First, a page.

Selected tags: Food Security

FAO adopts sustainable small-scale fisheries guidelines

Photo credit: Jason Houston

Photo credit: Jason Houston

Small-scale fisheries provide a host of social and economic benefits to local communities.  They contribute about half of the global catch; supplying food for local, national and global markets.  They are responsible for about ninety percent of fishing employment. They provide income, contribute to food security and nutrition, alleviate poverty, and often support a way of life strongly anchored in local culture and community.

But small-scale and artisanal fisheries face many challenges today including depleted fish stocks; pollution; encroachment from development; climate change, and sea level rise. Many small-scale fishing communities are marginalized, with low levels of access to political power, education and other resources.

To combat these challenges, the Food and Agriculture Organization (FAO) collaborated with governments, Civil Society Organizations and other stakeholders to develop a set of ‘Voluntary Guidelines for Securing Sustainable Small-scale Fisheries in the Context of Food Security and Poverty Eradication’ (SSF).  Today at the biennial meeting of the FAO’s Committee on Fisheries in Rome, delegates adopted the SSF Guidelines by consensus. Read More »

Posted in Food Security, Global Fisheries, Small-Scale Fisheries| Also tagged , , , , , | Comments closed

Catch Shares: Harvesting Sustainable Catches

Originally published on November 18, 2013 on the Oceans Health Index Website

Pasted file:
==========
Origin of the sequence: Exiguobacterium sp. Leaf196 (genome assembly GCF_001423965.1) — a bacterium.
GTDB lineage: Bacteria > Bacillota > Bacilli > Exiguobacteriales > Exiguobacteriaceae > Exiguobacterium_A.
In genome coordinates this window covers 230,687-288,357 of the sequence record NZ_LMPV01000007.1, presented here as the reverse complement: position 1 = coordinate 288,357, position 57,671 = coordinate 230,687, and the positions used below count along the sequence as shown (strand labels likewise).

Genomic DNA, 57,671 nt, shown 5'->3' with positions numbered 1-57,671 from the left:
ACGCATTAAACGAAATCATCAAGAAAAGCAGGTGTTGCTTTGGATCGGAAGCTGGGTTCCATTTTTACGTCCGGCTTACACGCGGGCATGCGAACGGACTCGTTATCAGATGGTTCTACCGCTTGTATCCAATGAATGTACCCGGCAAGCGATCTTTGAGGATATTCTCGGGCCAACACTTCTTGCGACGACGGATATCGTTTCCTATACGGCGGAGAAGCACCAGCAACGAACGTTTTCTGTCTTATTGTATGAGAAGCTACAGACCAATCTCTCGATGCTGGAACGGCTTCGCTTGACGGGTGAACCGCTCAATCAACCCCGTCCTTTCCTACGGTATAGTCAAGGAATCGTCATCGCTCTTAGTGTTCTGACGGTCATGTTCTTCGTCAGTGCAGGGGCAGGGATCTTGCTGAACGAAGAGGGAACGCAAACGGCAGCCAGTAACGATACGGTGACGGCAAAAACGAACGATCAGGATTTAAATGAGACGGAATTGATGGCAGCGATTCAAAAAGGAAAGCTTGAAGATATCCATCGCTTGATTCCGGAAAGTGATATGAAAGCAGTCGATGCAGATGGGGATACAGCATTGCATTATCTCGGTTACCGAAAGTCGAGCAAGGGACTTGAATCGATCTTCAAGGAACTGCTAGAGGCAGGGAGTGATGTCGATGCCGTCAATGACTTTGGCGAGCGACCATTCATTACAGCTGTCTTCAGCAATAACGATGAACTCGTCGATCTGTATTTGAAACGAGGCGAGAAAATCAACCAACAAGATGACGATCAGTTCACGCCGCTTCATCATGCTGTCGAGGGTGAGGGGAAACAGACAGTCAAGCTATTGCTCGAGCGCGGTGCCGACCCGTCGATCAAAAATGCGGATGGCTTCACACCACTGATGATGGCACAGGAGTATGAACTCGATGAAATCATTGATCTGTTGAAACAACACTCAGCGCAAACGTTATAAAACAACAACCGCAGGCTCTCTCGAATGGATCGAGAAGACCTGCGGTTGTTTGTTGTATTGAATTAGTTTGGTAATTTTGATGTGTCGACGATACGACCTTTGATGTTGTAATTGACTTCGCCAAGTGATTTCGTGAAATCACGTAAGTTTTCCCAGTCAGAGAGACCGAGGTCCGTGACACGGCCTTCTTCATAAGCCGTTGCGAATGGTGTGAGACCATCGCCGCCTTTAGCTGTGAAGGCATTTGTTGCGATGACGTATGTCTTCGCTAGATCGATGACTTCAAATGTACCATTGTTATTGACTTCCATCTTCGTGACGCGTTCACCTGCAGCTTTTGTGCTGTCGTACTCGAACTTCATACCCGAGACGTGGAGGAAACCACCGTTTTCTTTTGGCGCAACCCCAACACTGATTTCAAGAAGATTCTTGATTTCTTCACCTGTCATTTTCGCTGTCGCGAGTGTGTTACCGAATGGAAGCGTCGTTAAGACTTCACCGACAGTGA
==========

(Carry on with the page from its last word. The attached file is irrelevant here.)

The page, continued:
Introduction

Written by Steven Katona, Managing Director, Ocean Health Index

Maximizing sustainable food production from the ocean by harvest of wild fish stocks and production of farmed species by mariculture is one of the 10 goals evaluated by the Ocean Health Index, and it is especially closely watched because it is so critical for the future.

Three billion people out of today’s world population of 7.1 billion people depend on seafood for their daily protein and fish contribute a greater proportion of protein to the average diet than poultry.  A single serving of fish or shellfish (150 g) provides 60% of a person’s daily protein requirement, but the ocean’s continued ability to meet that need is in doubt.  Our population is rising steadily and will reach about 8 billion by 2024 and 9 billion by 2040, but the annual catch from wild ocean fisheries has stayed at about 80 million metric tons since about 1990 despite increased effort.  The reason is that too many stocks are overfished and too much productivity is sacrificed as bycatch, illegal and unregulated catch and as a result of habitat loss caused by destructive fishing practices.

Yet without increased wild harvest and augmented mariculture production, the risk of malnutrition will increase for hundreds of millions of people, because the catch will have to be shared by so many more mouths. Read More »